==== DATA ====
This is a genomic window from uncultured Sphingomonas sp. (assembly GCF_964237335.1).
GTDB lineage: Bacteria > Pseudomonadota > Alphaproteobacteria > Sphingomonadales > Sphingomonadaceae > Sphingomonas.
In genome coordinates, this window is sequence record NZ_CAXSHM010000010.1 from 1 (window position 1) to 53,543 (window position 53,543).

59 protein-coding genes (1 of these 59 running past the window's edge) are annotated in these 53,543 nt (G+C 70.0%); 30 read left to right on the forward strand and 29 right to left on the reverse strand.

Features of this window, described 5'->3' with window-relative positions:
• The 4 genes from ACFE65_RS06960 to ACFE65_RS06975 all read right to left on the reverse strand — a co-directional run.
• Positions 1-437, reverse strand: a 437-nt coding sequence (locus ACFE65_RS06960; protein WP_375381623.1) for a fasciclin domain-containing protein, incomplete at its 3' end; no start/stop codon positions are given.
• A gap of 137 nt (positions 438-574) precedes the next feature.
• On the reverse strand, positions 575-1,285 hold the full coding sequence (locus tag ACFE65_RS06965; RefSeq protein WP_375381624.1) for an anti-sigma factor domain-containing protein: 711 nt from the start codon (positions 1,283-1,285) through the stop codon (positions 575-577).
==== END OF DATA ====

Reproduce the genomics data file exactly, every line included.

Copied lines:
This is a genomic window from uncultured Sphingomonas sp. (assembly GCF_964237335.1).
GTDB lineage: Bacteria > Pseudomonadota > Alphaproteobacteria > Sphingomonadales > Sphingomonadaceae > Sphingomonas.
In genome coordinates, this window is sequence record NZ_CAXSHM010000010.1 from 1 (window position 1) to 53,543 (window position 53,543).

59 protein-coding genes (1 of these 59 running past the window's edge) are annotated in these 53,543 nt (G+C 70.0%); 30 read left to right on the forward strand and 29 right to left on the reverse strand.

Features of this window, described 5'->3' with window-relative positions:
• The 4 genes from ACFE65_RS06960 to ACFE65_RS06975 all read right to left on the reverse strand — a co-directional run.
• Positions 1-437, reverse strand: a 437-nt coding sequence (locus ACFE65_RS06960; protein WP_375381623.1) for a fasciclin domain-containing protein, incomplete at its 3' end; no start/stop codon positions are given.
• A gap of 137 nt (positions 438-574) precedes the next feature.
• On the reverse strand, positions 575-1,285 hold the full coding sequence (locus tag ACFE65_RS06965; RefSeq protein WP_375381624.1) for an anti-sigma factor domain-containing protein: 711 nt from the start codon (positions 1,283-1,285) through the stop codon (positions 575-577).